Secondly, the UK should move away from an agnostic attitude that treats all countries equally. Instead, gear the new points-based system to benefit democratic countries that have signed free trade agreements with the UK, so applicants from those countries score higher by default. This would immediately benefit all types of migrant from Australia, for example.
Thirdly, revise and expand the bilateral youth mobility deals that Britain already has, so they become a more generous ‘off the shelf’ option to sweeten new trade deals we want to sign, giving more younger adults a working holiday option to come to the UK without a job or a college place for a limited time.
If the Youth Mobility Scheme was reformed to increase the eligible age limit from 30 years old to 35, and extended from two years to four years, the visa could supercharge the UK’s fast growing tech sector, and give Britain a competitive advantage over European countries with more restrictive immigration routes. Without the need for sponsorship – but still requiring applicants to have English language proficiency and sufficient economic resources – this type of visa route is ultra-flexible and cheap. It would be especially appealing to young Canadians and Europeans, and to start ups looking to quickly secure skilled labour to help grow their business in the UK.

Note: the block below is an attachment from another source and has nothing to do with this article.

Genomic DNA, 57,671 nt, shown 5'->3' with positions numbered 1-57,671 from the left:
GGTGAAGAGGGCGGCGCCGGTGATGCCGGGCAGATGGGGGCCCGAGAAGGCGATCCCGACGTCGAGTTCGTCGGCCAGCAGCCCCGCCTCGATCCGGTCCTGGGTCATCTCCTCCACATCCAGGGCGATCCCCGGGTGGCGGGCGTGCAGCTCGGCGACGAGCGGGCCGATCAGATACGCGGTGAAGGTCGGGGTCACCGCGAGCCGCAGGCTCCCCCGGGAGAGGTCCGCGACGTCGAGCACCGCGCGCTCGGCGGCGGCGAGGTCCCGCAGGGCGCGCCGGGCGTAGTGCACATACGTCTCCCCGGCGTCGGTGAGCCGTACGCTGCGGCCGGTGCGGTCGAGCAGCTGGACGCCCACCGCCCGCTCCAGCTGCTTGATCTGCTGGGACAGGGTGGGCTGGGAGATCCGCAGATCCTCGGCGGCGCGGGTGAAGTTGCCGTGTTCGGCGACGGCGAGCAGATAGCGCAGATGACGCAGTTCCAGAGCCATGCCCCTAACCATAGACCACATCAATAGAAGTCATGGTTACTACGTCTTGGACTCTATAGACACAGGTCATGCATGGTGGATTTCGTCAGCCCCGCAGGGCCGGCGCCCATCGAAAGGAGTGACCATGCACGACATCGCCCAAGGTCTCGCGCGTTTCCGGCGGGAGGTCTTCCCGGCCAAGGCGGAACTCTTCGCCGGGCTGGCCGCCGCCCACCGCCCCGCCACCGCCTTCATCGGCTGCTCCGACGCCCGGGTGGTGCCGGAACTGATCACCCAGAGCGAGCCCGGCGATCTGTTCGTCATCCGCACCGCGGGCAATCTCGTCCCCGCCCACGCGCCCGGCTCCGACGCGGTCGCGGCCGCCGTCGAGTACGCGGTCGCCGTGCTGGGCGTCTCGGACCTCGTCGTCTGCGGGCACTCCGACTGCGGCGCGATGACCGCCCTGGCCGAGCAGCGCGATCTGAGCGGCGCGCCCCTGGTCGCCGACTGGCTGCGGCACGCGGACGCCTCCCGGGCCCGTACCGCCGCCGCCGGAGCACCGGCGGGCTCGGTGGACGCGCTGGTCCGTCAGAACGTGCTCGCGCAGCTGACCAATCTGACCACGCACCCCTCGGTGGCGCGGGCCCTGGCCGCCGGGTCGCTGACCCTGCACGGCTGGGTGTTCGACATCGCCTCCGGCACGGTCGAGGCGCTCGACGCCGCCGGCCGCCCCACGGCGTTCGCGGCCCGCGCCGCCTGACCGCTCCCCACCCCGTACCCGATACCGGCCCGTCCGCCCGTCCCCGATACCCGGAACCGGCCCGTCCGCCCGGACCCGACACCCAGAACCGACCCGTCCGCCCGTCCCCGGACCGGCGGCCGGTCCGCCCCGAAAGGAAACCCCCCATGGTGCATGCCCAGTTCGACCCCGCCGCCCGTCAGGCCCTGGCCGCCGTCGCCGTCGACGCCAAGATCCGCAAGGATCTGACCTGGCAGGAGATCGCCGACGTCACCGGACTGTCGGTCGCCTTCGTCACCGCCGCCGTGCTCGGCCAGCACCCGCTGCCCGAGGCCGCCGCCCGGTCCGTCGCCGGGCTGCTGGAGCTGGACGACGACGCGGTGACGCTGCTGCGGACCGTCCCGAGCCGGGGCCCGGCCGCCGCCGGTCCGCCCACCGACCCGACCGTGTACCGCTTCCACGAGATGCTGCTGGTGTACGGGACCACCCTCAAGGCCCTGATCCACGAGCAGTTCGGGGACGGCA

In terms of delivering for voters, post-Brexit migration policy is in the same position as ‘levelling up’ – the public are open to the concept and there have been numerous policy statements and ministerial speeches. But if any of this is going to become a legacy of the Johnson government, there is not much more time left to push through practical changes to actually bring it about, with modern visa arrangements and new mobility partnerships that link trade and migration together. Otherwise, we risk ‘Global Britain’ going the same way as Cameron’s ‘Big Society’ – a sound idea that never had the policy underpinning to become anything more than rhetoric.